Lake Latoka listed as infested with zebra mussels
Lake Latoka in Douglas County near Alexandria is joining the growing list of Minnesota lakes that are designated as infested with zebra mussels.
Earlier this month, a snorkeler found a 3- or 4-year-old zebra mussel in the lake, according to the Minnesota Department of Natural Resources.
DNR biologists recently searched the area near the find, but were unable to locate any additional zebra mussels. In this case, the DNR will designate this water as infested as a precaution until additional searches of Lake Latoka can be conducted.
"These designations mean that regulations, education and enforcement to limit the spread of invasive species will increase in these waters," Eisterhold said.
Anglers, boaters and other recreationists are reminded to take the following steps before leaving a water access:
-- Clean boat by removing plants, zebra mussels and other aquatic invasive species from watercraft, trailer, anchor and all water-related equipment.
-- Drain water-related equipment (boat, ballast tanks, portable bait container, and motor) and drain bilge, livewell and baitwell by removing drain plugs.
-- Keep drain plugs out and all water-draining devices open while transporting watercraft.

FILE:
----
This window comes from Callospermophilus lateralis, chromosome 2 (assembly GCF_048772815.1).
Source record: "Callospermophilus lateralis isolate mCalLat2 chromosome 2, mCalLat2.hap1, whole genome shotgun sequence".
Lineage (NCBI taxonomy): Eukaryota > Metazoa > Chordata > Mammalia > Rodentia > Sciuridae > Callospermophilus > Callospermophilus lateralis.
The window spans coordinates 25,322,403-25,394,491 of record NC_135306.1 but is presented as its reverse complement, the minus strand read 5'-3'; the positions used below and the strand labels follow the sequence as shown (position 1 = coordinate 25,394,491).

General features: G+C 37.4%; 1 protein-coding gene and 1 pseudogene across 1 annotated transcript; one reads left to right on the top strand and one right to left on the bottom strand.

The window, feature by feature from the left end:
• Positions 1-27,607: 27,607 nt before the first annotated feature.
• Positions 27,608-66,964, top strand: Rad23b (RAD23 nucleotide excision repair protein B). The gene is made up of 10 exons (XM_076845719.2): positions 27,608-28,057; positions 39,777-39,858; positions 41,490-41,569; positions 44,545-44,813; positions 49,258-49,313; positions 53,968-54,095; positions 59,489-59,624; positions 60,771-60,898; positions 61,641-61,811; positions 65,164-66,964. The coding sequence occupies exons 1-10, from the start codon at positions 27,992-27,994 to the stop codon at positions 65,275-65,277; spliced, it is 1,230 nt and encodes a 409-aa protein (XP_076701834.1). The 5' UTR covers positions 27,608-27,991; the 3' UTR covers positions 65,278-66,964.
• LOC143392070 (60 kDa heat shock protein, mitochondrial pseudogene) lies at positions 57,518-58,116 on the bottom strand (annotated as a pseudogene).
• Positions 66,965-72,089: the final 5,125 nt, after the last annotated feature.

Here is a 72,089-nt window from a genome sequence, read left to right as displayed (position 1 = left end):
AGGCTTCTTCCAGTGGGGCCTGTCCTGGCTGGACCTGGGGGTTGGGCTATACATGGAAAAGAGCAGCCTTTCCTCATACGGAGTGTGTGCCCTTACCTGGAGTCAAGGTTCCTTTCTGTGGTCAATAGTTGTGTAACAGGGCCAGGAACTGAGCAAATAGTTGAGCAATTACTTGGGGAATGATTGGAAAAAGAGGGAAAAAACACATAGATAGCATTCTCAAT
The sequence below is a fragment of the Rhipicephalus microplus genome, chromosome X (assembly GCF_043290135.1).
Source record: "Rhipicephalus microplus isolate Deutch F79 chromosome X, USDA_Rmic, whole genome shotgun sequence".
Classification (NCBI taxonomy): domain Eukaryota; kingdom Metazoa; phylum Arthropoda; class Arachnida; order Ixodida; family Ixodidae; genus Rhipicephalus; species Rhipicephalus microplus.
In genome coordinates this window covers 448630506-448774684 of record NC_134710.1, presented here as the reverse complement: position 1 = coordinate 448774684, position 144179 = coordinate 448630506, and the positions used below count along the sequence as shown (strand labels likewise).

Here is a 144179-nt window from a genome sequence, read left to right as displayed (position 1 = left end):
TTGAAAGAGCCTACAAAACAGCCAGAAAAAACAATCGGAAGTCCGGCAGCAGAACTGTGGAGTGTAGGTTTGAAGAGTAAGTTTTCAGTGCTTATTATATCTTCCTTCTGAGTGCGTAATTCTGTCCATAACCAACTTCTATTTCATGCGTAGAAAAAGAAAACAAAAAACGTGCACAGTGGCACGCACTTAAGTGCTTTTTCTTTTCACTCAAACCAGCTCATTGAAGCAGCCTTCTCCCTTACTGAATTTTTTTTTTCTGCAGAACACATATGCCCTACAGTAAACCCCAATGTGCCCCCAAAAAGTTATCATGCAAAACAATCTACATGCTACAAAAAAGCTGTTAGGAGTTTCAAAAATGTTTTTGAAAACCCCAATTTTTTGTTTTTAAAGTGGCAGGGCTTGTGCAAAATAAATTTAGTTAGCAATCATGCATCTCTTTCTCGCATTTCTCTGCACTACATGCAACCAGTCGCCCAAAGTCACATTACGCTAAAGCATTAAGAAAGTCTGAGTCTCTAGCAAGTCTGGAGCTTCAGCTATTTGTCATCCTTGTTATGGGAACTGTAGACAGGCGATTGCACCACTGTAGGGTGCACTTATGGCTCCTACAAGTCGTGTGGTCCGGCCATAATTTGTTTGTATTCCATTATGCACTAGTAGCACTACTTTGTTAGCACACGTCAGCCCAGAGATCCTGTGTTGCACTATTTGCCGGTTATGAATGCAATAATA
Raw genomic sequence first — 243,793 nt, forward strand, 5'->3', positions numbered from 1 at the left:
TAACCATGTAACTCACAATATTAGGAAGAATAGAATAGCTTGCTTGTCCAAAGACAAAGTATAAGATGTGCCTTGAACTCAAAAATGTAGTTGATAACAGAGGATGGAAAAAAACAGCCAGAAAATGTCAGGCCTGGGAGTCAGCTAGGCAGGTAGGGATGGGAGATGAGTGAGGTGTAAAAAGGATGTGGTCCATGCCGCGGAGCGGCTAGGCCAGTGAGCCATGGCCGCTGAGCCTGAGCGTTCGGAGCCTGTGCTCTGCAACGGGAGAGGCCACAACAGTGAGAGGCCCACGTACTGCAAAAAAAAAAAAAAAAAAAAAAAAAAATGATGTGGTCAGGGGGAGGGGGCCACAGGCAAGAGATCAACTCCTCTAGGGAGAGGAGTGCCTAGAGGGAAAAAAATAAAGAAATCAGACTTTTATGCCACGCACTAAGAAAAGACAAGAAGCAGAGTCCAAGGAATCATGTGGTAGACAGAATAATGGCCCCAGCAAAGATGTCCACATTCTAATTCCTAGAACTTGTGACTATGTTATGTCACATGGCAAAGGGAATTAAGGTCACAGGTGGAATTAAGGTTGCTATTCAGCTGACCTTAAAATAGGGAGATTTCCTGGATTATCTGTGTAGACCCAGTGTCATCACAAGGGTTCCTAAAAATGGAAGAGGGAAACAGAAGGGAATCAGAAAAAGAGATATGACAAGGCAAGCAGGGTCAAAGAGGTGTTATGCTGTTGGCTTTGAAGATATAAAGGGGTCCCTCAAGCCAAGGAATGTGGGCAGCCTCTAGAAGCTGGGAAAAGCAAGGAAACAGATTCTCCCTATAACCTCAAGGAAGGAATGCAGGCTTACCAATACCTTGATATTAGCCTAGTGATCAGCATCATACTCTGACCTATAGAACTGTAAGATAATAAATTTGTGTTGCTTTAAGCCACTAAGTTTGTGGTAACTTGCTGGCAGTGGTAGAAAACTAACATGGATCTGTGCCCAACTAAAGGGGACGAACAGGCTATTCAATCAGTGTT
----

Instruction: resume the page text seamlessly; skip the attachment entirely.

-- Dispose of unwanted bait, including minnows, leeches and worms, in the trash. Plan ahead to save bait by transferring it to containers prefilled with bottled or purified tap water.
Also this week, the DNR confirmed the presence of zebra mussels in North Lida Lake in Otter Tail County near Pelican Rapids.
Late last week, DNR crews searched the lake and discovered two zebra mussels about a half-mile from the location where, earlier this month, a lakeshore resident found a can with two adult zebra mussels attached to it in front of a private lake access.
Based on their size, the newly discovered mussels are at least 2 years old, which suggests there are at least two different year classes in the lake and both are of reproductive age.
"The zebra mussel veligers, or larvae, are in the lake and can disperse to new areas downstream," said Joe Eisterhold, DNR Northwest Region aquatic invasive species specialist. "If zebra mussels have been present in North Lida Lake for several years, the veligers are possibly already in South Lida and Venstrom lakes."
The DNR will designate North Lida, South Lida and Venstrom lakes as infested waters and signs will be posted at all public accesses. That does not mean each lake is confirmed to be infested, but that zebra mussels have been detected in a lake accessible by boat from those accesses and spread is likely between those connected waters.
More information about aquatic invasive species is available on the DNR website at www.mndnr.gov/AIS.